Friday, May 17, 2013

Is there a heaven? (sutras)

CC Liu, Ashley Wells, Wisdom Quarterly; Bryan Ferry, "In Every Dream Home a Heartache"
Heavenly (sagga) Golden Stupa, National Symbol of the Theravada Buddhist country Laos, Southeast Asia (Carlo Antonio Angeles/CarlPH/

"Heaven is in the heart," says St. Issa
In every dream home a heartache
And every step I take
Takes me further from heaven

Is there a heaven?
I'd like to think so

The standards of living
They're rising daily
But Home oh Sweet Home
It's only a saying

From bell push to faucet
In smart town apartment
The cottage is pretty
The main house a palace

Celestial penthouse, Buddhist temple, Chiang Mai, Thailand (Swissrock/flickr)
Penthouse perfection
But what goes on
What to do there?
Better pray there

Open-plan living
Bungalow ranch-style
All of its comforts
Seem so essential...

Oh those heartaches
Dreamhome heartaches

Oh those heartaches...
Bryan Ferry with Roxy Music performing "In Every Dream Home a Heartache," circa 1973

Buddhist cosmology depicted in glass and staris, Thai museum ceiling (Angelo G.I.O./flickr)
One Time in Heaven
Hellmuth Hecker edited by Dhr. Seven and Amber Dorrian, Wisdom Quarterly
Sky palace, akasha deva loka (Padhitya/flickr)
"Just as a person might bend a stretched arm or stretch a bent arm," so quickly was Maha-Moggallana [M-M] (the Buddha's chief male disciple, foremost in psychic powers) able to depart bodily from the human world and reappear in a celestial realm of his choosing.
He repeatedly made use of this ability for instructing other beings and looking after the affairs of the nascent Order (Sangha) of Buddhist nuns and monks. Therefore, M-M taught the Devas in the World of the Thirty-Three the [four] factors of stream-entry.
Heavens (Angelo G.I.O.)
He was testing Sakka, King of the Devas [a stream-enterer who rules that plane and the plane below it] as to whether he had understood the teaching about the extinction of craving (MN 37).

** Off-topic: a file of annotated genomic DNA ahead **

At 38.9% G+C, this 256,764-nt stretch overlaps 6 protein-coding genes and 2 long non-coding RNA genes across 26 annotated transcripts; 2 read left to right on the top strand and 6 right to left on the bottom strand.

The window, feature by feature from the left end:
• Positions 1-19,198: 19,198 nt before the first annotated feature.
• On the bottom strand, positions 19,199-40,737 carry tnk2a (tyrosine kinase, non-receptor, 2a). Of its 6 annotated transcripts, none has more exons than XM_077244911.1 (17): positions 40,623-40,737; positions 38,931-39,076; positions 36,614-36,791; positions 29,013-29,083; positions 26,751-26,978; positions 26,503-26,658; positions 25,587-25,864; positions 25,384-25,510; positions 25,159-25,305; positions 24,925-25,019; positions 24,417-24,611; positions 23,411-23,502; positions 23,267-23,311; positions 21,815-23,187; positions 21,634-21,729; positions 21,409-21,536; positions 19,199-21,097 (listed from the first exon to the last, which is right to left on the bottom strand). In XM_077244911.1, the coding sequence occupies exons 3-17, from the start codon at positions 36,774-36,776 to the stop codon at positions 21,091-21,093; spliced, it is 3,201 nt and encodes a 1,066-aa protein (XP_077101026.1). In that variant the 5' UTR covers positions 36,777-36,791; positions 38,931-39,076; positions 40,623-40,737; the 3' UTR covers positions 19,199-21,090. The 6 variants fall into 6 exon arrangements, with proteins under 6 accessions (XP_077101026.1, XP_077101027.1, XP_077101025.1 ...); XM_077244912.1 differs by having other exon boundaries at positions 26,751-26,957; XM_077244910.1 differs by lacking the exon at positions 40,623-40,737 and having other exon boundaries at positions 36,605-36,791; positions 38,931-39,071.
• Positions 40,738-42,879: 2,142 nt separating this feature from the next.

Once when the Buddha was teaching [his mother, the reborn Maha Maya Devi, devi meaning both "queen" and "female shining one"], for three months in Sakka's heavenly world, M-M appeared in that space world and informed the Taster of happenings in the Monastic Order, asking him for instructions (Jataka 483E).
Kolita became the Great One of his Clan
He visited not only the devas of the Sensual Sphere [or kama loka, also kama dhatu, the lowest of the three divisions within a world-system (corresponding to a solar system, galaxy, cosmos, or universe in a multiverse?), which includes subhuman planes, the human plane, and various lower celestial planes, the other spheres being the Fine Material and Immaterial], but also those of the Brahma World [in the Fine Material Sphere].
Thus, he appeared before a brahma deity who believed that there were no wandering ascetics capable of entering its realm. Through questioning and supernormal feats, M-M shook the self-assurance of that deity (SN 6,5).
Or he appeared in front of a brahma named Tissa -- who had formerly been a Buddhist monk and had died recently and been reborn -- and provided this brahma with instructions about stream-entry and the realization of final liberation, namely, nirvana. (AN IV, 34; VII, 53)....

Nearby "heaven" above Earth (
Once when M-M visited Sakka in his lowly heavenly realm and saw that Sakka was living rather lightheartedly [carelessly and joyfully without regard for the final goal of liberation from samsara or the cycle of rebirth and suffering, of which the heavens are a part, with the exception of the Pure Abodes, which are accessible only by those attained to the preliminary stages of enlightenment] and was captivated by the heavenly sensual pleasures of his world, forgetful of the Teaching (liberating Dharma), M-M performed a similar magical feat by slightly shaking Sakka's celestial palace called "Banner of Victory," which Sakka was very proud of.

This had a shocking effect [had he been on Earth, it would have been an Earth-shaking or illusion-shattering effect] on Sakka too.
Sakka now recalled the Buddha's teaching on the extinction of craving, which the Teacher had briefly taught him not long before. It was the same teaching by which the Buddha had once helped M-M to attain enlightenment or sainthood (MN 387). 

There are, in fact, many "heavens" (sagga) in the akasha deva loka and dimensions beyond the tangible world of ordinary experience (Wisdom Quarterly).

Buddha, Wat Pharornkaew (CCPC2008/flickr)
EDITOR'S NOTE: If every "heaven" is a dream home, the heartache is that it is not impermanent. However long-lived, it is marked by radical impermanence the beings their do not tend to notice. They eventually fall. If, however, they aspired for liberation even from heaven (to say nothing of rebirth on the human plane or miserable worlds beneath that), they would find liberation from ALL suffering and disappointment, however subtle or alluring. There is hope, Bryan Ferry, beyond hedonism and human- and superhuman-sensuality. St. Issa was onto something; when the heart/mind really lets go by meditative-insight into the true nature of things, one experiences bliss even now.

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